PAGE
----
Frailty, and not medicines with anticholinergic or sedative effects, predicts adverse outcomes in octogenarians admitted for myocardial infarction: Population‐level study

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Abstract

Objective
To determine independent associations between the use of medicines with anticholinergic or sedative effects and frailty with outcomes of length of stay (LOS), coronary artery procedure performed and 30‐day deaths in octogenarians admitted for a myocardial infarction (MI).

Methods
We quantified patient exposure to medicines with anticholinergic or sedative effects using the drug burden index (DBI) and frailty using the hospital frailty risk score (HFRS). We used multivariable regression methods to determine the association between DBI and HFRS with outcomes of LOS, coronary artery procedures performed and 30‐day deaths.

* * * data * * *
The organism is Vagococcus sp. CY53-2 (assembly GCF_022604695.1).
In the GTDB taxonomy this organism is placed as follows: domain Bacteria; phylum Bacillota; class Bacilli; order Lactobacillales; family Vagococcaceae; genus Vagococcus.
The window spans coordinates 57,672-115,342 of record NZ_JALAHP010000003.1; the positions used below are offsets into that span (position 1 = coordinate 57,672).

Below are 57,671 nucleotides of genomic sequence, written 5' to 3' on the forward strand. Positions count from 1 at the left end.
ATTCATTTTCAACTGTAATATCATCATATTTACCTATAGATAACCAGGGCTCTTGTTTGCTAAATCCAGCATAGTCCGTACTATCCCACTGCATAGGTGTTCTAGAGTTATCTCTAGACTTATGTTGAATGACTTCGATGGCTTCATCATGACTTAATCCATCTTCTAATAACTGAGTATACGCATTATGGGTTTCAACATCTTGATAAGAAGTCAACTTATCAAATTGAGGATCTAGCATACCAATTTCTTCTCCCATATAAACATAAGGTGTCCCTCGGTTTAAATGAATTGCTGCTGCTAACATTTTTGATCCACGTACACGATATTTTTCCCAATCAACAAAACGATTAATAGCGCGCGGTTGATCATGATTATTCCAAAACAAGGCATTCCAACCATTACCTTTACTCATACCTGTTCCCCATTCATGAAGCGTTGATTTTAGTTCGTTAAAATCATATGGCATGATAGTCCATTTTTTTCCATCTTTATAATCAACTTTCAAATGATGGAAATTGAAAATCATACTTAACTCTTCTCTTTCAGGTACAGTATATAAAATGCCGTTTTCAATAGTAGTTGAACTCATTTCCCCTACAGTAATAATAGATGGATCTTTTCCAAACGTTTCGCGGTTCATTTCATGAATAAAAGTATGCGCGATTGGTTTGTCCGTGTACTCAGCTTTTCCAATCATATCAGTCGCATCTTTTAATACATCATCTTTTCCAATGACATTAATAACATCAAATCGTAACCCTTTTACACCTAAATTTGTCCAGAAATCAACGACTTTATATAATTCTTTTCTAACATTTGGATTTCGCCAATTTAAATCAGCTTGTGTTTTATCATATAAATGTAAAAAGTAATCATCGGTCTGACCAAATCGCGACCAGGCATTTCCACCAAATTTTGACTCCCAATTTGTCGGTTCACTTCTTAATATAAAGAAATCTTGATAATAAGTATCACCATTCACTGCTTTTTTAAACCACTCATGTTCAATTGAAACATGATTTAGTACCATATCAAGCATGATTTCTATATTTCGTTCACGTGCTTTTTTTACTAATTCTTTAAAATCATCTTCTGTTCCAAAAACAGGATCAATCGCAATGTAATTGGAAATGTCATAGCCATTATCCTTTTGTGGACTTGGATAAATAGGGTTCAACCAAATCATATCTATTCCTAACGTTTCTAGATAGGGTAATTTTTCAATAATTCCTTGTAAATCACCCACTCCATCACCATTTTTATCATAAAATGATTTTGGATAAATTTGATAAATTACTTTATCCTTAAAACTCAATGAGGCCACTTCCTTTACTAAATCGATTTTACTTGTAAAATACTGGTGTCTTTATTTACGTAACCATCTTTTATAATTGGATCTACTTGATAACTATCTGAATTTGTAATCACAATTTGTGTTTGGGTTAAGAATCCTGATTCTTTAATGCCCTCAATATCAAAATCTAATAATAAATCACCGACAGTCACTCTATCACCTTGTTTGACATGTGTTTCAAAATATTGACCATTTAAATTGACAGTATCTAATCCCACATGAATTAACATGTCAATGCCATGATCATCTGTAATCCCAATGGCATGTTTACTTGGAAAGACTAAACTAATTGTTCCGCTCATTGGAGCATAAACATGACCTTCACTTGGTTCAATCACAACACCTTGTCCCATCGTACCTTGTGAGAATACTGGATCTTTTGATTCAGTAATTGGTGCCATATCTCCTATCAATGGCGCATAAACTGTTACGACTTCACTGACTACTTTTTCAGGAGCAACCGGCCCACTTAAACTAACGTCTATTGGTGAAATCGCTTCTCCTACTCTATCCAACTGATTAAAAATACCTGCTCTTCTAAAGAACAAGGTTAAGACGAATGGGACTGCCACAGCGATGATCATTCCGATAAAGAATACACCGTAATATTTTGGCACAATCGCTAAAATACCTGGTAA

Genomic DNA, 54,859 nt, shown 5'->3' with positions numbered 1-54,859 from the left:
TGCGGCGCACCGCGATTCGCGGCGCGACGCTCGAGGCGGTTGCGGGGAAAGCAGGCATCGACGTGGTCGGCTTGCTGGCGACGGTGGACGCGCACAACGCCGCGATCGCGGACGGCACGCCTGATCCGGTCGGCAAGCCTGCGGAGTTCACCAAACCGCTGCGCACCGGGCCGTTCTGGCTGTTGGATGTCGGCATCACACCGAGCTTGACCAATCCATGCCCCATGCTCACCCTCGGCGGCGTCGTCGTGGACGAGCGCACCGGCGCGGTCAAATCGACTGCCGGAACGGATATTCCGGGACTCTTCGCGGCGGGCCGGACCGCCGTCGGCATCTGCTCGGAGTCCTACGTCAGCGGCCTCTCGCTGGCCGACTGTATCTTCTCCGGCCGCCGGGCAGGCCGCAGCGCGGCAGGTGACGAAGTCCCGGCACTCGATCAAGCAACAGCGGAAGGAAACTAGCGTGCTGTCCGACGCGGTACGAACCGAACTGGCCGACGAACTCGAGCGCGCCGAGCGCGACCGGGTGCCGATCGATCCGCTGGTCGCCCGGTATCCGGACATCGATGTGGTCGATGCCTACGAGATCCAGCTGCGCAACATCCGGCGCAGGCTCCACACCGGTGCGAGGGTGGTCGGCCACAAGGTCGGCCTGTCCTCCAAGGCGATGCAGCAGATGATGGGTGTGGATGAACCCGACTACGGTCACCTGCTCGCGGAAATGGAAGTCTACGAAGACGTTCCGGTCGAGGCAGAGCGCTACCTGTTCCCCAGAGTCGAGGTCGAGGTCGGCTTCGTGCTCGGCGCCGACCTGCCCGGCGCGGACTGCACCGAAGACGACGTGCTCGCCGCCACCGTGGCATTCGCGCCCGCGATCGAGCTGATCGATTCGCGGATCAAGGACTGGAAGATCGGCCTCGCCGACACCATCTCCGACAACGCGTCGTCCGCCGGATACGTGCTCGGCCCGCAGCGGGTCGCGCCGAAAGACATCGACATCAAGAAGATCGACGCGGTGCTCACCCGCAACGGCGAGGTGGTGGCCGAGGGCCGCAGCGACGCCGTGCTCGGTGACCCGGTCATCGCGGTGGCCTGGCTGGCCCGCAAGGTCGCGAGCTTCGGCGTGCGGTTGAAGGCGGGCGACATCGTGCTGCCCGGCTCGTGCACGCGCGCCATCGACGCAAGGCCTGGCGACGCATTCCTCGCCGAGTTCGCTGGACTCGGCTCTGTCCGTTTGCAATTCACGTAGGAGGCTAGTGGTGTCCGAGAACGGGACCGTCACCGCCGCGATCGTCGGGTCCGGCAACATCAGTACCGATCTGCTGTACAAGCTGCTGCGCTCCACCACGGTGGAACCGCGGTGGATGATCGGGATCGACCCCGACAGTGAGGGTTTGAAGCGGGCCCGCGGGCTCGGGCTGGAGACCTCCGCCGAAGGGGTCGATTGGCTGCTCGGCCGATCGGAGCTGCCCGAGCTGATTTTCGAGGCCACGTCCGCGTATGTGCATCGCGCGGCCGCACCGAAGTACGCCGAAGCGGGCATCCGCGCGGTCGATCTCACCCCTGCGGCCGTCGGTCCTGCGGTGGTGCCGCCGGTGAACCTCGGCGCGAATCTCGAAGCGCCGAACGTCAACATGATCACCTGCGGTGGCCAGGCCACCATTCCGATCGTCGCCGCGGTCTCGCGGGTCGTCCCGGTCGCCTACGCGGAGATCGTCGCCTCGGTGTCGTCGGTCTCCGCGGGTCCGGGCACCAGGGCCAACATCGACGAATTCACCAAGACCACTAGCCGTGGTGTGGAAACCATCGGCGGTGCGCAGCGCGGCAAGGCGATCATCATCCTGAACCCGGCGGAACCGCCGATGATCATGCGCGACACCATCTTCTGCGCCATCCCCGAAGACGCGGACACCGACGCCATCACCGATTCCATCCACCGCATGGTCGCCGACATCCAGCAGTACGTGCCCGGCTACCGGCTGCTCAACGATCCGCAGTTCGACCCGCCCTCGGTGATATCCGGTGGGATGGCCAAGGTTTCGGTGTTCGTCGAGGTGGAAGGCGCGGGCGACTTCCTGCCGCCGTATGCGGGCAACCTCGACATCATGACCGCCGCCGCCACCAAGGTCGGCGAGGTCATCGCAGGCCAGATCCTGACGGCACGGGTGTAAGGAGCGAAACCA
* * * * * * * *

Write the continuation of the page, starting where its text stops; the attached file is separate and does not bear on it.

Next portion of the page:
Results
HFRS and not DBI score was significantly associated with receipt of coronary artery procedures (odds ratio [OR] 0.42; 95% CI 0.28‐0.62 for high‐ versus low‐risk groups) and 30‐day deaths (OR 1.58; 95% CI 1.12‐2.24 for high‐ versus low‐risk groups).

Conclusion
Frailty risk is a more important predictor of outcomes than DBI score for octogenarians with an MI.
Original languageEnglish
Pages (from-to)e155-e162
JournalAustralasian Journal of Ageing
Volume40
Issue number2
DOIs
Publication statusPublished - Jun 2021

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